It’s those 1-2 signature cards in Slay the Spire that define each character, and those card choices aren’t an accident or an afterthought. It’s taking the broad overture of the playstyles or strategies available to a given character and working backwards from that endpoint so as to give the player the starting means to intuit and pursue those strategic goals when it comes to deck building - I’m assuming in the “non-combat” phase of your gameplay loop there would be a focus on deck building or management.

Your proof of concept should start small. Take a single team of three, or heck even a single character. What cards would constitute their starting decks? Using this initial constraint will help focus on the basic functionality of combat (ie, what’s going on in a battle) and start guiding your hand in not only defining gameplay aspects, the characters etc but also give you a better foundation for when opening the floodgates for new card concepts and strategies. On top of this, have a consideration for the aforementioned “out-of-combat” phase. How do you see deck management working?

If you are able to construct and demonstrate a completely gameplay loop, showing the phases both in and out of combat, then that will give you a great foundation to start building the game up from there.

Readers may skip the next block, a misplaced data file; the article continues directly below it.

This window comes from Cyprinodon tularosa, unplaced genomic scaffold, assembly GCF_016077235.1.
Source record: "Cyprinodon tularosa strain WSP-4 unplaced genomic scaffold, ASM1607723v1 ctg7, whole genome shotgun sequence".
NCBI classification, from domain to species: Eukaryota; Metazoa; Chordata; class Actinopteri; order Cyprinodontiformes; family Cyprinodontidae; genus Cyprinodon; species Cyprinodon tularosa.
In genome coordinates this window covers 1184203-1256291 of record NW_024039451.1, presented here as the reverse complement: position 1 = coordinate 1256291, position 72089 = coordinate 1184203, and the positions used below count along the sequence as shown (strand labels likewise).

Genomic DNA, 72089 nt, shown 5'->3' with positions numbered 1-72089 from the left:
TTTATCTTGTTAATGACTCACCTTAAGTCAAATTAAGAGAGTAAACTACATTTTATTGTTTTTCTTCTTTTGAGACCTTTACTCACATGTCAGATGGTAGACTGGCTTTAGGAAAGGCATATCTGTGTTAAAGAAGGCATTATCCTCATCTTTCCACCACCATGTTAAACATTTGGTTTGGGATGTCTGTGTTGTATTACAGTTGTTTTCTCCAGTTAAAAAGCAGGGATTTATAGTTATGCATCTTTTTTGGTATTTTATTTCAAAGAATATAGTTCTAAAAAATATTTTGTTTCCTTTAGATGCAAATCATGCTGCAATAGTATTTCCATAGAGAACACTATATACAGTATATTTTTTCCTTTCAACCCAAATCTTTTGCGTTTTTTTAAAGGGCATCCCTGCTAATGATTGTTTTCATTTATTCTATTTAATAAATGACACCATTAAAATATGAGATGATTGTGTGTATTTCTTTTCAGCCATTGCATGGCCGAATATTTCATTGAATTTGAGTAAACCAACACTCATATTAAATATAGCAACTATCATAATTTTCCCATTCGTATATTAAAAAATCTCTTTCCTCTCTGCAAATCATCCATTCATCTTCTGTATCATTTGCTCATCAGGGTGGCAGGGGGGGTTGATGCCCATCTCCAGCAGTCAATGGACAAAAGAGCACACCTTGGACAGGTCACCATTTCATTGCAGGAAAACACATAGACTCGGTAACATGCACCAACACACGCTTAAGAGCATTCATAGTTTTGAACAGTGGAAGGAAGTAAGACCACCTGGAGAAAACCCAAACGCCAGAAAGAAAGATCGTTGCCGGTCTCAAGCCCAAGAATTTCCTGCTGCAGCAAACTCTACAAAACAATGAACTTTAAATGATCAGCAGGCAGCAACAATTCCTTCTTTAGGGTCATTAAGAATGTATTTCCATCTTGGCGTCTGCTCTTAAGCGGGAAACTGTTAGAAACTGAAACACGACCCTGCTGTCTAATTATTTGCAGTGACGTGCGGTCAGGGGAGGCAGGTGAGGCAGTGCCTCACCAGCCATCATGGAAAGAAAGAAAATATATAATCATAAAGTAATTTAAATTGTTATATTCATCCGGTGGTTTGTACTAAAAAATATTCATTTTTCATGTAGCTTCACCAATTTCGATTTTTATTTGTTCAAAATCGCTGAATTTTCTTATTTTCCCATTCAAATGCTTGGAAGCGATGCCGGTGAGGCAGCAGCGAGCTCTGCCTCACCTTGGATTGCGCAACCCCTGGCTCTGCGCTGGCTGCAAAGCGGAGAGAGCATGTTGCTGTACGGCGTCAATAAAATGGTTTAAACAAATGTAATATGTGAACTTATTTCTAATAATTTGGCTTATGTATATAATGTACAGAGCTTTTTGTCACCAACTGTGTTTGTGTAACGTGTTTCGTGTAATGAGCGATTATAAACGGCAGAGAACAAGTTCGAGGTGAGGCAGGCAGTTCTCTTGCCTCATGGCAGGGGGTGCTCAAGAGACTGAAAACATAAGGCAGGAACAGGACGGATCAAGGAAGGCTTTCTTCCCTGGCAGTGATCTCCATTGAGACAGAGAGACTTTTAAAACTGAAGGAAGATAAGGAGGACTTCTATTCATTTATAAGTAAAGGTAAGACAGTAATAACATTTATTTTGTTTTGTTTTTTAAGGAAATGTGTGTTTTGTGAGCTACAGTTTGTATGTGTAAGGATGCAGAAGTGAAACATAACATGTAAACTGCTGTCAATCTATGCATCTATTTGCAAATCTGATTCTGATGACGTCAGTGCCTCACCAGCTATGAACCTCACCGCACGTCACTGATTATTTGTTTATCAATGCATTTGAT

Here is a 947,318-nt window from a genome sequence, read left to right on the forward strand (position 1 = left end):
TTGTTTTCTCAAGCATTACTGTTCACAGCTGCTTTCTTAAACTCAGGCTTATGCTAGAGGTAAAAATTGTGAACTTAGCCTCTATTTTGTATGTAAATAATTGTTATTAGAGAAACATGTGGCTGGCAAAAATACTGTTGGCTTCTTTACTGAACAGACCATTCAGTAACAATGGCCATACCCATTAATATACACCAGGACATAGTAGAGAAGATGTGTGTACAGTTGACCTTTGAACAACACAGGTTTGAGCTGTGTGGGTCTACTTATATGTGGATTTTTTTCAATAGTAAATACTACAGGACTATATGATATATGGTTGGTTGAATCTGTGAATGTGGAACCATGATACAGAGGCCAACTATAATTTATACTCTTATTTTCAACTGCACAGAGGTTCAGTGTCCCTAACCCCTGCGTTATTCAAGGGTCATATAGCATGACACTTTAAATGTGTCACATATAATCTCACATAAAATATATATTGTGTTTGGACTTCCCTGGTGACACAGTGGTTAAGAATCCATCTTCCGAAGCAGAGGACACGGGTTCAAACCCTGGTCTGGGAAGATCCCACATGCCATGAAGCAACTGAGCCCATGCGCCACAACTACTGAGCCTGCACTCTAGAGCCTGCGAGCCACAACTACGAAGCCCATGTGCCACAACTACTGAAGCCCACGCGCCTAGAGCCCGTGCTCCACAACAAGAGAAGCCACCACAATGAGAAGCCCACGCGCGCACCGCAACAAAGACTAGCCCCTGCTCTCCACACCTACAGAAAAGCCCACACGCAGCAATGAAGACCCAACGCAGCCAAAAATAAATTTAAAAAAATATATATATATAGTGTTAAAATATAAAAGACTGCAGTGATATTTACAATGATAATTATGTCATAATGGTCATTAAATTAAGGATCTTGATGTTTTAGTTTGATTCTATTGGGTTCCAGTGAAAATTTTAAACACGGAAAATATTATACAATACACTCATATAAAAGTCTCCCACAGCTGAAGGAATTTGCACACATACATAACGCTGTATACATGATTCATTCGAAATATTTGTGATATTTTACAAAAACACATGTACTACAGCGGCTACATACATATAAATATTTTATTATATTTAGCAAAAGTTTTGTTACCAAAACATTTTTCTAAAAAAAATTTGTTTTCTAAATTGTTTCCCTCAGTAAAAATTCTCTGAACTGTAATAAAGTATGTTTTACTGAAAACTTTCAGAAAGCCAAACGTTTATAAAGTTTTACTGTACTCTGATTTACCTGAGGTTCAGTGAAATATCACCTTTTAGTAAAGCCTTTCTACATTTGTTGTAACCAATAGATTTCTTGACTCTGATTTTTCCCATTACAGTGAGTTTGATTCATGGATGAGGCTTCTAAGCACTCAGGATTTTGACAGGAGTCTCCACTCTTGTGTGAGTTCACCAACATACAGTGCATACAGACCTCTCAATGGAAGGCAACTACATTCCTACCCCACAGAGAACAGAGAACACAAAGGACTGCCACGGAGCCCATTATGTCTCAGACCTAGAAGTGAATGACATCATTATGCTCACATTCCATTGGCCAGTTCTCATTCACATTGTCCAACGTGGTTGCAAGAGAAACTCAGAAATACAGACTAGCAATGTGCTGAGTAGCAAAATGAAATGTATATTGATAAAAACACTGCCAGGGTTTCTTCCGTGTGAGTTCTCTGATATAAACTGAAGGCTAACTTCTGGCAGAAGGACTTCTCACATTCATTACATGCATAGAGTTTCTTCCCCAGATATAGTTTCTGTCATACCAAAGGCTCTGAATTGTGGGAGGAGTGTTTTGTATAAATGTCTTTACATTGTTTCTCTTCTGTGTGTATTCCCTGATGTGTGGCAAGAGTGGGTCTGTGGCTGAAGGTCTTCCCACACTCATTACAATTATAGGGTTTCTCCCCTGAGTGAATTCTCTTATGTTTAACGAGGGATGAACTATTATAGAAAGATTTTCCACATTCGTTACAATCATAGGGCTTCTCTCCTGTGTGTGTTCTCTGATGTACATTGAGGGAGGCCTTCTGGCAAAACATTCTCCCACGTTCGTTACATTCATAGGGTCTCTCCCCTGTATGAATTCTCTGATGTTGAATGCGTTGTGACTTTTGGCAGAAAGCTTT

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I probably should have clarified that this is not going to be a video game, not yet. It’s going to be a card game played via tabletop simulator, later down the line our own online client, and in approximately 300 years, physically.

Otherwise, I do agree with your sentiment. Once I figure out how to load stuff into tabletop sim, I’ll come back with a visual demonstration of how the game is played, or at least the basic idea, so save your judgements till then.

Ah, well that in itself is interesting in a number of ways! Those who know me from WG’s Discord server may recognise how I like to scout for “appealing” mechanics and themes in tabletop, board and card games - games about out-competing your opponents for, alongside gaining and amassing, prized resources such as VPs can feel innately greedy and hoggish at times. I’ll be curious, and no doubt others here as well, to see how you incorporate the inflation/wg aspects into your game!

One of the benefits of a digital board game, outside of the A/V bells and whistles, is that a lot of the crunchy upkeep that can bog down physical play can be dealt with behind the curtain, freeing the players up to enjoy the experience more. Boardgamearena has practically transformed some games because of this ease of play.
The reason I bring up this point is that my gut reaction to this news is that unless the characters, and thus the gameplay itself, is sufficiently streamlined then having a player juggle three characters - and three times the overhead - might be a little challenging. An issue that disappears in a videogame which can track and handle adjustments quickly.

Of course this is all speculation without seeing the game in action, and hey, since this is a physical card game a prototype should be quick to assemble. Best of luck with your proof of concept!